• As many as 160,000 students stay home on any given day because they’re afraid of being bullied.
• 1 out of 5 kids admits to being a bully, or doing some “Bullying.”
• 43% fear harassment in the bathroom at school.
• A poll of teens ages 12-17 proved that they think violence increased at their schools.
• 282,000 students are physically attacked in secondary schools each month.
• More youth violence occurs on school grounds as opposed to on the way to school.
• 80% of the time, an argument with a bully will end up in a physical fight.
• 1/3 of students surveyed said they heard another student threaten to kill someone.
• 2 out of 3 say they know how to make a bomb, or know where to get the information to do it.
• Playground statistics – Every 7 minutes a child is bullied. Adult intervention -4% Peer intervention – 11%. No intervention – 85%.
A reported 15 percent of all students who don’t show up for school report it to being out of fear of being bullied while at school in 2010. This increased by 5 percent in the past year.
If bullying does not end soon there will be millions of kids bullied throughout the US. In the past two year alone the amount of kids who have reported getting bullied went up from 4% to 20%. This is an unacceptable increase and if nothing is done then it will continue to do just that. However if schools/parents were to try to create safe and therapeutic spaces so kids do not feel the need to bully. Also putting bullies into a therapy program will definitely help decrease their aggression. According to a recent study, after putting 32 bullies in family therapy for 12 weeks, 17% of them showed less signs of aggression and/or need to bully. This shows that with therapy and support, we can end bullying.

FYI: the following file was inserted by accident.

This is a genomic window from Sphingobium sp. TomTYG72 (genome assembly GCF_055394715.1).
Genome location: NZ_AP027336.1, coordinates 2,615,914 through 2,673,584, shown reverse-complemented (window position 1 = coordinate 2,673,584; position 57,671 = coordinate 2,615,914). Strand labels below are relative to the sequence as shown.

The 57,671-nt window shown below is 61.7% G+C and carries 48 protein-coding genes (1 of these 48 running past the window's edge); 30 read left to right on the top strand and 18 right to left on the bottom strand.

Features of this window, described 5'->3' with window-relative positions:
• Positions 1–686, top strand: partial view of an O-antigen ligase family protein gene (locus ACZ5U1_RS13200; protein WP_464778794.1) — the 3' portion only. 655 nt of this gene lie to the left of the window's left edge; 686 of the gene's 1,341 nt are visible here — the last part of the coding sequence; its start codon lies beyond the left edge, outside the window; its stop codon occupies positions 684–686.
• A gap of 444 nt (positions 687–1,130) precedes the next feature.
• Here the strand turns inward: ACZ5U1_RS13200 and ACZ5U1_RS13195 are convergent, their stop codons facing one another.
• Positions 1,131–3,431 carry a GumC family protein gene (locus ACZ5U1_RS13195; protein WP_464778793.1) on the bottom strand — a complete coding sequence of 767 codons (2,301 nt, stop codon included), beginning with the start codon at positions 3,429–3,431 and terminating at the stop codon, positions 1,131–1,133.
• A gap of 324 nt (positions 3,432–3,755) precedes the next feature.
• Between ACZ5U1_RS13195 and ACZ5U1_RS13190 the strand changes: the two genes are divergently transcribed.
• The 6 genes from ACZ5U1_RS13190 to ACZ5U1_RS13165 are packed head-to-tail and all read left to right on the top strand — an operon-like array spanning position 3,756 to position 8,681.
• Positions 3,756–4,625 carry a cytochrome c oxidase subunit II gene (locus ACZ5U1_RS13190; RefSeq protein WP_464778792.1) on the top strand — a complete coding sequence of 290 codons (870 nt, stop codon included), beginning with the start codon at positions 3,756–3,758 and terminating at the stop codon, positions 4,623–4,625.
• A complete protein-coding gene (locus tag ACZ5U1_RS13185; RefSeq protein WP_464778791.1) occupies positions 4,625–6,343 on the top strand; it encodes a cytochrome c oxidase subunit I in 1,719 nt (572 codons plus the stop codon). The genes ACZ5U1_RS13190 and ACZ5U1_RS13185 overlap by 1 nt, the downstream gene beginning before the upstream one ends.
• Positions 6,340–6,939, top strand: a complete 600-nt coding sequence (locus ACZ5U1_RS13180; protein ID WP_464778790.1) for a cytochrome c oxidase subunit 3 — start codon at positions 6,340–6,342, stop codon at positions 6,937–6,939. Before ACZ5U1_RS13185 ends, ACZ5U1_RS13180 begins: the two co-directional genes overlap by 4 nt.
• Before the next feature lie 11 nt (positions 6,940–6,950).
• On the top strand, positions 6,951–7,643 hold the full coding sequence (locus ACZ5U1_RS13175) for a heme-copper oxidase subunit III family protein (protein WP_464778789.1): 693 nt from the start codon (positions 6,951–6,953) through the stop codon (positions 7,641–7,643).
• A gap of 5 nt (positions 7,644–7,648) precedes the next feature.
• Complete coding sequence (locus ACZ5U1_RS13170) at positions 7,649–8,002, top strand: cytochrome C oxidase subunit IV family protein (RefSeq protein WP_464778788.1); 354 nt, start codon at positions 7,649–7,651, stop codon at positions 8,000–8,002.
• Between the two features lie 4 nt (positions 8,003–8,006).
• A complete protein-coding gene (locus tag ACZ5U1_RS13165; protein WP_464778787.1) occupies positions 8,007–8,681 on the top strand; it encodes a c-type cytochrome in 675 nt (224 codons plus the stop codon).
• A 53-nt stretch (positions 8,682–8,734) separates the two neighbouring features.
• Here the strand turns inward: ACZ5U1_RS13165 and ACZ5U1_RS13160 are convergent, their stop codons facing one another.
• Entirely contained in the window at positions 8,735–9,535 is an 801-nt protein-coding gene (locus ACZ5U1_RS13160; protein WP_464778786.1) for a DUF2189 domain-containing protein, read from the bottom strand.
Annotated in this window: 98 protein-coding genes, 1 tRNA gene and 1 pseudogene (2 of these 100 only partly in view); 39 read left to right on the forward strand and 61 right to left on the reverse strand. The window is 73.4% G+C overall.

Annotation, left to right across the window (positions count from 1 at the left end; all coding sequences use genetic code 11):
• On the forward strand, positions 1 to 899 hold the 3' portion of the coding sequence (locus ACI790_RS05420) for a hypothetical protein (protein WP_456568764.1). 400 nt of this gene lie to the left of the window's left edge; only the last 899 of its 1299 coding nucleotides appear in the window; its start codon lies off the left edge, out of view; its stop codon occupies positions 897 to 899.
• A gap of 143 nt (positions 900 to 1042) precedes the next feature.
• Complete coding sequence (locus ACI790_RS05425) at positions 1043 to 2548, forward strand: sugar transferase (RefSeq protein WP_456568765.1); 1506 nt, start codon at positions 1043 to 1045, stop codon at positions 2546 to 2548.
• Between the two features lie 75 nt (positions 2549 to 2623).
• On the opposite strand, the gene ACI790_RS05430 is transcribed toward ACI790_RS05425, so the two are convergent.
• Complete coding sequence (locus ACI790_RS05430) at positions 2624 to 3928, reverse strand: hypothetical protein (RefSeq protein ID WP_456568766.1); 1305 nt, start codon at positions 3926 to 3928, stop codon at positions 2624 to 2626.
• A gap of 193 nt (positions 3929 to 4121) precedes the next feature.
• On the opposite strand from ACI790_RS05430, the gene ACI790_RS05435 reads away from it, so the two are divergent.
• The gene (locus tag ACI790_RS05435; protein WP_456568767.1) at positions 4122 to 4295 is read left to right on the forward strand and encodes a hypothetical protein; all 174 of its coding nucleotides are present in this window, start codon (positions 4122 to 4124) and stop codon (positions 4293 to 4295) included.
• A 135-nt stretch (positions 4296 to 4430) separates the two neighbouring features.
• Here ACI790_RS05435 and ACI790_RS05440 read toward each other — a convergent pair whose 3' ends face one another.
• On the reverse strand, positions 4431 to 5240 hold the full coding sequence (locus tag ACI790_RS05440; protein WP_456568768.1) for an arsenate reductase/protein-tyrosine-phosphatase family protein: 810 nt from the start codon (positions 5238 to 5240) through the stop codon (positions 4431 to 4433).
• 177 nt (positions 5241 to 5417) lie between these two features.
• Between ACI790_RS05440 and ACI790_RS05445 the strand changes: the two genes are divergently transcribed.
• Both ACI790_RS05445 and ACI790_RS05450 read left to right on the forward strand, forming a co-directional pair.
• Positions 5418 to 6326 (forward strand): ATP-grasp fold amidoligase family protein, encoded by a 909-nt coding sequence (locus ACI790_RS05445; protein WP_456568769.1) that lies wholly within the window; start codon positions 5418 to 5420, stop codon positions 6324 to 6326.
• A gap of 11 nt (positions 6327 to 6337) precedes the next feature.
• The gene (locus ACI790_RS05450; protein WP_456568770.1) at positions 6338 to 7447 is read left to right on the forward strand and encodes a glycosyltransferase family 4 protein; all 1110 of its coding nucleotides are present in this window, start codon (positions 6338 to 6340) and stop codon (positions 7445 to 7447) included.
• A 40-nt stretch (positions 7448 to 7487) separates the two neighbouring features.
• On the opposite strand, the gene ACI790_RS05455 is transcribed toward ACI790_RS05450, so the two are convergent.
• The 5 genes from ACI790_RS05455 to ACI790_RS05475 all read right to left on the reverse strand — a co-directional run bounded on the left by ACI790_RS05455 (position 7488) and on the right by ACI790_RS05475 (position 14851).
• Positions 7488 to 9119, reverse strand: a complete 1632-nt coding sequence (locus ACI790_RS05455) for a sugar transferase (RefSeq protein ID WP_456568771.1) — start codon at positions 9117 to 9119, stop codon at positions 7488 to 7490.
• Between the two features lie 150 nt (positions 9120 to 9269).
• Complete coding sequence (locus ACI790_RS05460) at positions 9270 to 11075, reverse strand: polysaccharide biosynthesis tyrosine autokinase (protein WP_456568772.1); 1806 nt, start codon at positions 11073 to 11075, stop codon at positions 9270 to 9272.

Written on March 1, 2012 at 10:04 pm, by HT
In Organizational Systems & Models class, we studied two guiding questions: What are the fundamental needs of people in society? How do these inspire systems and models? While we were answering these questions, we had to pick one fundamental human need. I picked water as fundamental human need because many people do not know how to use water. Please see my work below.
Citation: Source: FAO, Retrieved from UN Statistics
In the USA there are problems with wasting water in 2012. The US uses 70% of fresh water for irrigation, 22% for industry and 8% for domestic use. If climate change killed all the crops, how much fresh water will be available in the US?
70% of fresh water remains. In this scenario we have two solutions which are saving more water and losing corps. In my opinion saving more water is better because we can use it for other to produce. Also losing crop is bad too because we do not have food in USA there are for we will have more hunger